With that being said, reviews are important for different people for different reasons but they haven’t evolved the same way the industry has. Which brings back the question on whether or not the way they are conducted should be revised and changed. Often or not the game on release day isn’t the same after months, nor are review copies the same as the day one release. Let’s look at some examples through the iconic Mass Effect series.

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Everyone was eager for the arrival of Mass Effect Andromeda and many were more than prepared to blindly buy it because of the value that series had created for players everywhere. However, once the reviews started rolling in and the light was shined on what the final product was, well, many cancelled their preorder and never looked back. That game’s review on launch forever tainted it and since we don’t go back to review games after there has been noticeable improvements, or attempts at improvements, its locked as either a bad game or a good game. Which is a shame because Bioware released several patches and bug fixes and even though the game still needs a lot of improvements, it is immensely better and I believe this current version would have scored higher than it had on launch.

Likewise, There was also Mass Effect 3 that received a lot of criticism for its ending decisions, or lack thereof, but through updates and patches the ending was improved enough to please the fanbase. That change could have changed the final review score and may have swayed someone into purchasing it who otherwise didn’t because of what was described as a disappointing ending.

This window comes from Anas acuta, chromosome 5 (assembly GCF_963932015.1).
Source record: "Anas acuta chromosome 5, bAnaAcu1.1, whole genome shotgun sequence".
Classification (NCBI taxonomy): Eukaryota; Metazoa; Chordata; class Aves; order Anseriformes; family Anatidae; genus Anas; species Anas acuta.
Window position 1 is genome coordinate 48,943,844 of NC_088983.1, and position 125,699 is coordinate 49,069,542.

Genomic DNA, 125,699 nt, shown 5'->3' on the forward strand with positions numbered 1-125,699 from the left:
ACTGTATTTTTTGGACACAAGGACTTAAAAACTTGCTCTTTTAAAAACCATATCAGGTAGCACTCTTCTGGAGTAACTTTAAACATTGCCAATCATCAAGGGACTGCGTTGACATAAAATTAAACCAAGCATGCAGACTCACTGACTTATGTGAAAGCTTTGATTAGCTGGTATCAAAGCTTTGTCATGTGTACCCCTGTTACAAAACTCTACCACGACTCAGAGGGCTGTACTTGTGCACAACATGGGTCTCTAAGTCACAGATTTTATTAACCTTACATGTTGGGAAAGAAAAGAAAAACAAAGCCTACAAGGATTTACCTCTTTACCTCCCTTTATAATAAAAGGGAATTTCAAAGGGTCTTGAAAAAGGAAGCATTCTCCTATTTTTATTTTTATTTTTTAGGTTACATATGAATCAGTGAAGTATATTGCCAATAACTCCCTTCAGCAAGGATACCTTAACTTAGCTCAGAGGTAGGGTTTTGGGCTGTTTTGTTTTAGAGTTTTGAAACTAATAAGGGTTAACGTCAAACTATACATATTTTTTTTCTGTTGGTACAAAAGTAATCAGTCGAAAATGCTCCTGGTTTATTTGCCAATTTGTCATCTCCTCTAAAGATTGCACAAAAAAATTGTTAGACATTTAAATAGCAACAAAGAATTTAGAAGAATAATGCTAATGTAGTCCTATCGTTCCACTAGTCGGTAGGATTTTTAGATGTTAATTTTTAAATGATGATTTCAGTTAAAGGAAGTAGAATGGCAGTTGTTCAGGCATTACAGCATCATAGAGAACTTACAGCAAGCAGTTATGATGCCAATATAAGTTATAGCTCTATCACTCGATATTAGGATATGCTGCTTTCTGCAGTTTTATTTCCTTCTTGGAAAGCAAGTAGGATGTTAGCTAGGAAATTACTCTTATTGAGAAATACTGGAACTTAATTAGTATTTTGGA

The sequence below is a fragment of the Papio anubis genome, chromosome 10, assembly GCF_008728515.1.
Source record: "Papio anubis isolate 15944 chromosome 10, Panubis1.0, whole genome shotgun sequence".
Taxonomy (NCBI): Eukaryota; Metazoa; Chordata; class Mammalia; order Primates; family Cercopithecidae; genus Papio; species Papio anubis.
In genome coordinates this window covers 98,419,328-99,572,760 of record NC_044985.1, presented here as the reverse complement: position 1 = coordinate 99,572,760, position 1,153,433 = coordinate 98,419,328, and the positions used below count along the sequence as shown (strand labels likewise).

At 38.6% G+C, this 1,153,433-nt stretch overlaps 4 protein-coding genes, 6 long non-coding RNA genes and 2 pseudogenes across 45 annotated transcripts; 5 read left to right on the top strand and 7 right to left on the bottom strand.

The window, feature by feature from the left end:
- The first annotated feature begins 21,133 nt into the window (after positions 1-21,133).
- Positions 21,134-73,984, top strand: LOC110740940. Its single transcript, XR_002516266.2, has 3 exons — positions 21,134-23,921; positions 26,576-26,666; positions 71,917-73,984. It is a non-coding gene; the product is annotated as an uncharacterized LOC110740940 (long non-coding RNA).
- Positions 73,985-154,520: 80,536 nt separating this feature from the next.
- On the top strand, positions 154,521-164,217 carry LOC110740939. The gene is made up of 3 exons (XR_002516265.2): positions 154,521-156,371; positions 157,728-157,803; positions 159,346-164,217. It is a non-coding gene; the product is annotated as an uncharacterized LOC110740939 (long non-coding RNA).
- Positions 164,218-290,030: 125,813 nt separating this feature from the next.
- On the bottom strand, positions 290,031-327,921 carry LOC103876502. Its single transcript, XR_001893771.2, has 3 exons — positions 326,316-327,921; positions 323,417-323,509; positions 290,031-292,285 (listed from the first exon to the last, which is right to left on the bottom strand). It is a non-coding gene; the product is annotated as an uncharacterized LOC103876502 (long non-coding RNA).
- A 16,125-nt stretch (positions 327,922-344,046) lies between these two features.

We’ve all had conversations where a game is brought up and someone comments how bad it was but someone then corrects them and says that it’s been fixed or that it’s better now. Information like this isn’t updated to reviews. I can see both sides of the argument, both offer valid solutions and potential but I firmly believe you only get one shot to make a good impression. I understand there are time restrains and pressure on developers and it’s easy to push a game out and be satisfied with it because you can always patch it later but it’s a slap to the face of gamers.